OK, my apologies to Insulet concerning My criticizing the technology MANY, MANY times, especially because my bg's never seemed to be dropping like I would expect them to after a bolus (of course my immediate culprit is the pod)- Had a discussion with my endo recently and he told me that it sounded more like I had been the victim of "Bad Insulin" which happens many more times than anyone would ever think! (those are his words, not mine) I went to my pharmacy to see what they say and they agree with him....they gave me a new vile no questions asked! Any one else ever hear this or encounter this? Seems unlikely to me, although it would explain alot with the problems I've had. Comments?

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Also consider maybe the brand/type. I've only used Lilly and Novo insulins and have really not seem much difference. But I've read where a lot of Type 1's will see major differences between the two.

There are so many options of insulin today for diabetics that maybe something like the newer faster acting insulins might do you some good. I know I'm looking into them for me, like the Lispro brand. Here's a nice "why" article on these types of insulins: http://asweetlife.org/feature/better-faster-stronger-creating-ultra...

As a Type 1 I have found that Novo is a little faster acting but more measured, or gradual response. Insulin at body temp has a very short shelf life and you are also depending on the shipping system from the factory in keeping the product refrigerated properly until you get it. Ever buy a bottle of milk way before expiration and have it spoil by morning?

Controlling BG is like walking a highwire, blindfolded, in gusty wind without a balance pole. Everything you do, or don't do affects it.

Faster is also not always better. Takes time to digest and digestion is dependant on type of foods. I have often come in after a little exercise or exercised right after eating eat a 100 carb meal and have the BG drop like a stone 2 hrs later.

Although I cannot attribute to "bad insulin", we have had MULTIPLE occasions where we bolus, bolus, bolus without a response. I have tested the insulin theory by giving a manual bolus, to which my sons BG will respond- most of the time. I have suspected air bubbles, rf interference, absorption issues, growth hormones-- but when it boils down to it WHO KNOWS! One thing I have found that does seem to work is setting a high temp basal and that seems to eventually bring him down.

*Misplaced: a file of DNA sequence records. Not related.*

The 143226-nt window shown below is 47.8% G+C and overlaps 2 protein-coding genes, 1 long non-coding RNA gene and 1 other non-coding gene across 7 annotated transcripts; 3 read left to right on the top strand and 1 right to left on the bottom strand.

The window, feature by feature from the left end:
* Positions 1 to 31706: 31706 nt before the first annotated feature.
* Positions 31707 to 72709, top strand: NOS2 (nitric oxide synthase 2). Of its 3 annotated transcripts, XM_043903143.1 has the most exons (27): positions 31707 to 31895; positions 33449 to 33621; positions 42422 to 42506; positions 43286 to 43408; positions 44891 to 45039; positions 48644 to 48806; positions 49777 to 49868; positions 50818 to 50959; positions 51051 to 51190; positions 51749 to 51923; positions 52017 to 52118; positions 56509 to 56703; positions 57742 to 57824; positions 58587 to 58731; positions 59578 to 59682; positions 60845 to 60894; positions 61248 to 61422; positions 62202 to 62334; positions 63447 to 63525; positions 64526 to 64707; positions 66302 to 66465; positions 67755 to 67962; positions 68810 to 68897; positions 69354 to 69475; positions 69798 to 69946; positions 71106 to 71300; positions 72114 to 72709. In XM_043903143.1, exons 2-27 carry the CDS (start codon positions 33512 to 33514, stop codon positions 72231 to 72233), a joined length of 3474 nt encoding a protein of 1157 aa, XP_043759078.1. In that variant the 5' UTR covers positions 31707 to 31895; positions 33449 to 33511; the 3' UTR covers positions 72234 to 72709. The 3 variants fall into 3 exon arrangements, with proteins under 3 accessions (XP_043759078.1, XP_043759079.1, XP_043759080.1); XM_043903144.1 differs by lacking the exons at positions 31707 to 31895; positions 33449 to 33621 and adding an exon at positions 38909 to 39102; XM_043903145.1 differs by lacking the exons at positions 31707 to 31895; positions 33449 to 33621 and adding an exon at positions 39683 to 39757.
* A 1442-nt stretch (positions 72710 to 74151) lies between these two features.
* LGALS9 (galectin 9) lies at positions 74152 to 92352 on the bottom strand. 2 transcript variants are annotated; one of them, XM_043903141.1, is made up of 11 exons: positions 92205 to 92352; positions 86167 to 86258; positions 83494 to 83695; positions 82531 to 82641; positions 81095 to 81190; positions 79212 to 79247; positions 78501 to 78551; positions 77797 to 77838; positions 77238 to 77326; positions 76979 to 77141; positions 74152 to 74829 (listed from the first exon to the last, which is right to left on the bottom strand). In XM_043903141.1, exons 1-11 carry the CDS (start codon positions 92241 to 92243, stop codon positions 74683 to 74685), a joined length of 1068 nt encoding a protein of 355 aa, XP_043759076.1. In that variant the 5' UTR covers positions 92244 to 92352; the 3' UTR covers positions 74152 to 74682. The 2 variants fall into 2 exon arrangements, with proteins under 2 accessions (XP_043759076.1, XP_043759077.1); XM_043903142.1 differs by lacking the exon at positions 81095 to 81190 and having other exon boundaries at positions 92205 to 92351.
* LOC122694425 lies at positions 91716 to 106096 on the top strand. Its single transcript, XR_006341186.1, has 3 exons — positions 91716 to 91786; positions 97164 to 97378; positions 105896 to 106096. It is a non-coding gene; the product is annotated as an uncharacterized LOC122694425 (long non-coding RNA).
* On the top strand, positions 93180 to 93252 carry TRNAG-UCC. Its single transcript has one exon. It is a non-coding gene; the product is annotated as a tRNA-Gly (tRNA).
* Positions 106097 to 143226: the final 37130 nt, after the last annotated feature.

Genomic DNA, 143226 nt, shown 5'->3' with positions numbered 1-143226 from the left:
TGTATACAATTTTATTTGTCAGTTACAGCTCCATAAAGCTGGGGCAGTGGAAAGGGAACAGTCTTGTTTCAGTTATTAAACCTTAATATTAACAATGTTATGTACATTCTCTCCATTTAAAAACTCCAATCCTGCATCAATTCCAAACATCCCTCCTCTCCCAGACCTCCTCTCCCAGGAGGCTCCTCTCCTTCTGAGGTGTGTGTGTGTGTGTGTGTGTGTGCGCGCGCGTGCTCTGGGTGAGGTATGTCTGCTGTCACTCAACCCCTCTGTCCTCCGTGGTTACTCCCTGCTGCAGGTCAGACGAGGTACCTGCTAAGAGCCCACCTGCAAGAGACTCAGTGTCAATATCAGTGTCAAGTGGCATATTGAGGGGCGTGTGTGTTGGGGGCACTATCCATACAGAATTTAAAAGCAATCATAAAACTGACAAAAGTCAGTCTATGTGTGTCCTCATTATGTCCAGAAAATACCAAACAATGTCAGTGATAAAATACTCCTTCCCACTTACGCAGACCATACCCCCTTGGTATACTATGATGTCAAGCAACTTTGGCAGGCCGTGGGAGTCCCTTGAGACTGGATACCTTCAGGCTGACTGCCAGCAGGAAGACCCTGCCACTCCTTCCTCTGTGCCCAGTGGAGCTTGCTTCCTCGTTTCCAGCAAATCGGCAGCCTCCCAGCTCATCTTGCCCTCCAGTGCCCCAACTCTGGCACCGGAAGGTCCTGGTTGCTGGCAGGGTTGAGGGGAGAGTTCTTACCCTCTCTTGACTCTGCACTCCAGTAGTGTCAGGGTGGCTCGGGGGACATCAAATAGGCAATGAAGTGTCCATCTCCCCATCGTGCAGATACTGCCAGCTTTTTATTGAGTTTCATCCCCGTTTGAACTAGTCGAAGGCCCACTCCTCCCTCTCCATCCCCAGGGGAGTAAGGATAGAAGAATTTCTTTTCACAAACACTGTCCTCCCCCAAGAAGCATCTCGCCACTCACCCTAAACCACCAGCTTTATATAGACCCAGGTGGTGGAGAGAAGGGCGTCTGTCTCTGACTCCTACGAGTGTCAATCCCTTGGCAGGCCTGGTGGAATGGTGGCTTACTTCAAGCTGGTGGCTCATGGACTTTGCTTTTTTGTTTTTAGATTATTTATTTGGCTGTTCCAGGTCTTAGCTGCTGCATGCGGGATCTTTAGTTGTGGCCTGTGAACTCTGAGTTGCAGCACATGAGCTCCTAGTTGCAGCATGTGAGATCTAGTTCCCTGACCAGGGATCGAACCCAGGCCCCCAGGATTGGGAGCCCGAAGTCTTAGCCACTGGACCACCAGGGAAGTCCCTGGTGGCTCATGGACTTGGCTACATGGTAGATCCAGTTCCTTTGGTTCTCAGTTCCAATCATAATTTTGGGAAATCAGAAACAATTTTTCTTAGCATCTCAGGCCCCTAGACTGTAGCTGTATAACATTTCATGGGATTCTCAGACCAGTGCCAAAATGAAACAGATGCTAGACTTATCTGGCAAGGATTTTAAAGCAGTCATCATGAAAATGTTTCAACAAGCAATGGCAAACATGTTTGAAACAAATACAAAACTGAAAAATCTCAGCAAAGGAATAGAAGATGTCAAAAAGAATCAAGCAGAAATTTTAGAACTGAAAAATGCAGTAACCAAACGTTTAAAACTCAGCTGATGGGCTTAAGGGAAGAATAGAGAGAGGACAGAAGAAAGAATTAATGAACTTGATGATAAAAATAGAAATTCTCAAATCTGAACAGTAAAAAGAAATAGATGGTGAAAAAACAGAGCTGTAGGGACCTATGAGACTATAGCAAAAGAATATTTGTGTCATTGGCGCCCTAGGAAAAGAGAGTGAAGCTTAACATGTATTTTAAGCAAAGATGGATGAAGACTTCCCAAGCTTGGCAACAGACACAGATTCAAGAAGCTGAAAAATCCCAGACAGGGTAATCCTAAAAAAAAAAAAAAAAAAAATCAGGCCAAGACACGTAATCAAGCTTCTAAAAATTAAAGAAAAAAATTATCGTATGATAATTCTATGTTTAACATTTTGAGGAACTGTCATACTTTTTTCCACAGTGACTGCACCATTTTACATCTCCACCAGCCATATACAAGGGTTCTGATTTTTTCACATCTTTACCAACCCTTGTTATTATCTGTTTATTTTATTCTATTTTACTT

yes, my endo says that you can bad insulin. I also know that with the pod you can also just get a bad infusion. If I suddenly have bad numbers for 6 hours after changing a pod, I will simply discard it & put on a new one somewhere else & invariably my numbers will immediately come down.

I think the Pumps are better than MDI & the OmniPod looks like the best. However, BGs get affected by a range of other things. Some people talk as though the Pump / OmniPod will make Diabetes a walk in the park, when it can't. Thank you for keeping reality in the picture!

Did you ever inject directly with the insulin? Or did you keep bolusing and blaming the Pod?

If Boluses aren't working I always suggest an injection.

I have had numerous time where my insulin was bad...it occurred more with my languages then hum along, but it did occur.

Thank you all for your responses...I truly did not think "Bad insulin" could exist! Lesson learned, I guess. Just oNE MORE THING WE NEED TO BE CONSCIOUS OF......and yes, Seth, I always inject if the pod doesnt seem to be working!

Glad you worked that out Steve.

From the topic, I had visions of my insulin sneaking out at night to break into cars, smoke, and listen to that rock and roll music.


Thanks for the Laugh! Now that would be "Naughty, naughty insulin!"


After doing the whole insulin thing for 22 years, I am likewise convinced that "bad insulin" occurs a whole lot more often than is reported. I have had situations where I have bolused, and bolused, and bolused only to have nothing happen. I have replaced everything (infusion sets and reservoirs in my pre-OmniPod days, whole pods) except the insulin vial involved only to have nothing happen. After I pulled a new vial and replaced everything else once again, everything went back to normal.

I have had this happen about a dozen times in 22 years, and for whatever reason (no offense intended to Eli Lilly), this seemed to happen much more frequently when I was on Humalog. I switched to Apidra four years ago, and it has not happened once.

I probably should have reported these incidents to Lilly or my pharmacy, but instead, I just scolded the insulin and it ran into the trashcan with its tail between its legs.




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